A pioneering project by Oxfordshire Mind, in Partnership with the Oxfordshire Mental Health Partnership, aims to help local people on a low income become more active and healthier has won National Lottery funding from Sport England.
Oxfordshire Mind has been awarded £81,000 funding as part of Sport England’s strategy to improve people’s health and mental wellbeing through sport and activity.
Sport England is funding a wide range of projects around the country, using varying approaches to help people to feel healthier, happier, more confident and able to cope with life’s pressures, or more connected to their families and communities.
Sport England research[i] shows that a third of people in lower paid and routine jobs, are inactive, meaning they do less than 30 minutes of exercise that gets them slightly out of breath each week. And inactivity in people in lower paid, routine jobs is twice that of people on a high income in senior and managerial roles.
This is a three year project aiming to get inactive people from lower socio-economic groups and deprived areas of Oxfordshire, with severe and enduring mental health conditions, active. This will be done through weekly walking groups. The walks will leave from existing mental health settings and involve a minimum of 30 minutes active walking. Bite-sized information and advice relating to mental wellbeing improvements will be disseminated during the weekly walks.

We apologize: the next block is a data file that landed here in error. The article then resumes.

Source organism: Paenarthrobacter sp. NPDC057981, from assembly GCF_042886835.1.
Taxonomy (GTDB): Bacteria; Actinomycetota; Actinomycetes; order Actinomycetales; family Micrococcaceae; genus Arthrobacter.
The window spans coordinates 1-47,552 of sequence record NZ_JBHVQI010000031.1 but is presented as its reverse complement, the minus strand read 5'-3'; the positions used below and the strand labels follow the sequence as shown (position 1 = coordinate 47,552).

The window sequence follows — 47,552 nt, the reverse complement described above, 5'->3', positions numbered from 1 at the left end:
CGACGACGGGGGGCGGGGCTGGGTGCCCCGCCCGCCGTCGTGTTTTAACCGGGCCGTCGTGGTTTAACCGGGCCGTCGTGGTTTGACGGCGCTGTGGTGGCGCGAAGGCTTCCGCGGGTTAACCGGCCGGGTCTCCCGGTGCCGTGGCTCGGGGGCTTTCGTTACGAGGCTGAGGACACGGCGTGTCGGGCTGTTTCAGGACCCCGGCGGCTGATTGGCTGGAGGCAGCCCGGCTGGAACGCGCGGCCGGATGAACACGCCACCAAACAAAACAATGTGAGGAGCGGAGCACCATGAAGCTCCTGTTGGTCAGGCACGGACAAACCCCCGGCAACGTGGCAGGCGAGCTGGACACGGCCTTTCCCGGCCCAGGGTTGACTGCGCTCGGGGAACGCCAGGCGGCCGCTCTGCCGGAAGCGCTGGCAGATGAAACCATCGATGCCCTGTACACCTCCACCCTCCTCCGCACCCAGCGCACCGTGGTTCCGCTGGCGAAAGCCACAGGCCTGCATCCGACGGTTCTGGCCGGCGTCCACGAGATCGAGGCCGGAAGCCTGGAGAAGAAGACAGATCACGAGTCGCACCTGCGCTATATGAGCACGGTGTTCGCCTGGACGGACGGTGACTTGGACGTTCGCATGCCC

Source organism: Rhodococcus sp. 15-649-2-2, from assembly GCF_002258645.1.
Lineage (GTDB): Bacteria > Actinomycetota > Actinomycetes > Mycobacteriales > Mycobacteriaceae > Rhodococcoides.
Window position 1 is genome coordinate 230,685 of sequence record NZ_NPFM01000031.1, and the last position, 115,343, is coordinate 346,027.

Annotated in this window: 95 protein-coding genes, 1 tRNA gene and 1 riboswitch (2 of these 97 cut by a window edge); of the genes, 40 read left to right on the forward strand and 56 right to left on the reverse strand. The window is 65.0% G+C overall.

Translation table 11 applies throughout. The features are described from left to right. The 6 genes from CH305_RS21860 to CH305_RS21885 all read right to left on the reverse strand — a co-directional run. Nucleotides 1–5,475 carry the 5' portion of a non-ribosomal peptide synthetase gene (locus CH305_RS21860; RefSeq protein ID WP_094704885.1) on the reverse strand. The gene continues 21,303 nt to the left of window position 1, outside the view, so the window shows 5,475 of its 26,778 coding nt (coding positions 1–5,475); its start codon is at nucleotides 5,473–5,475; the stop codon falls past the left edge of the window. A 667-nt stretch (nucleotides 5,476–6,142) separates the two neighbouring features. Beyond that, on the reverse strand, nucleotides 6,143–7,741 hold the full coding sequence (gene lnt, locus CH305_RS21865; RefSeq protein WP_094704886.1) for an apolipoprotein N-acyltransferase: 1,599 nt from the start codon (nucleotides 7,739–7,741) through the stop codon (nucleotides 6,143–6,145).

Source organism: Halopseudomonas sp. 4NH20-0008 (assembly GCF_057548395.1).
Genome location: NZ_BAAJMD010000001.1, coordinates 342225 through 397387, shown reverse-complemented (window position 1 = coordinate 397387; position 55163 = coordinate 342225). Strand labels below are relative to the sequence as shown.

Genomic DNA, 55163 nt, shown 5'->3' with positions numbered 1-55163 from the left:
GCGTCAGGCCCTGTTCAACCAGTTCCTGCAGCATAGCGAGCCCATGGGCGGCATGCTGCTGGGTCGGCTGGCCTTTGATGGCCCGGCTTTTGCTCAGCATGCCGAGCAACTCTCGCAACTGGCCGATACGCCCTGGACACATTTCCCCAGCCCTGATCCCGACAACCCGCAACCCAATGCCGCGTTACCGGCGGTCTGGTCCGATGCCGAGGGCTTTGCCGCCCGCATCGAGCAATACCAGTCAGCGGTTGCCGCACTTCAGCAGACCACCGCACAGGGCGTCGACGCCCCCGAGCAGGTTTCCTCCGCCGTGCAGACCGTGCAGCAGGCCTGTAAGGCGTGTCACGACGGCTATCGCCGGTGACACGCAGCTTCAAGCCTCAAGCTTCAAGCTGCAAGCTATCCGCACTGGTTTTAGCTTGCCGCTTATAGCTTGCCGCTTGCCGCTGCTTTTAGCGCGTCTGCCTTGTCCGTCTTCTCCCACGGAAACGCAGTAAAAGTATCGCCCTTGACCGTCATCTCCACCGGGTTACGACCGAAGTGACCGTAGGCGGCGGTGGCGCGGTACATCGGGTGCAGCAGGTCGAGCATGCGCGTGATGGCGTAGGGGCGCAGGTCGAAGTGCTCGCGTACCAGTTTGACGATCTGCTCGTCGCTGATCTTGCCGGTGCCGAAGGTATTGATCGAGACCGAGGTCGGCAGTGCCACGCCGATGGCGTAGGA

During the weekly walks Oxfordshire Mind will be identifying potential peer walk leaders, who will eventually take over the walk leader role. The ‘Walking for Wellbeing’ project isn’t a replication or expansion of existing walking opportunities, but rather a bridging service between inactivity and ability to join one of the established walking groups.
Sport England Executive Director, Mike Diaper, said: “Oxfordshire Mind has a strong track record of working with their local community and we’re very excited by how their project will make a positive difference to people’s lives.
“We know that people on a low income can face many practical and emotional challenges that make it difficult for them to be as active as they would like to be. So we’re working with community-focused organisations across the country to find ways to help people fit physical activity and sport into their lives in ways that work for them.
“The lessons we learn from this local project will really help to shape our work with similar groups across the country.”
Oxfordshire Mind is one of 34 projects to receive a share of more than £3.36 million in this latest round of Sport England funding specifically aimed helping people on a low income get active.
[i] Source: Sport England Active Lives Survey May 17/18.
Inactivity rate for lower income groups, such as shops assistants, waitress, long-term unemployed or never worked is 32.7%
Inactivity rate for higher income groups, such as chief executives and doctors, is 16.4%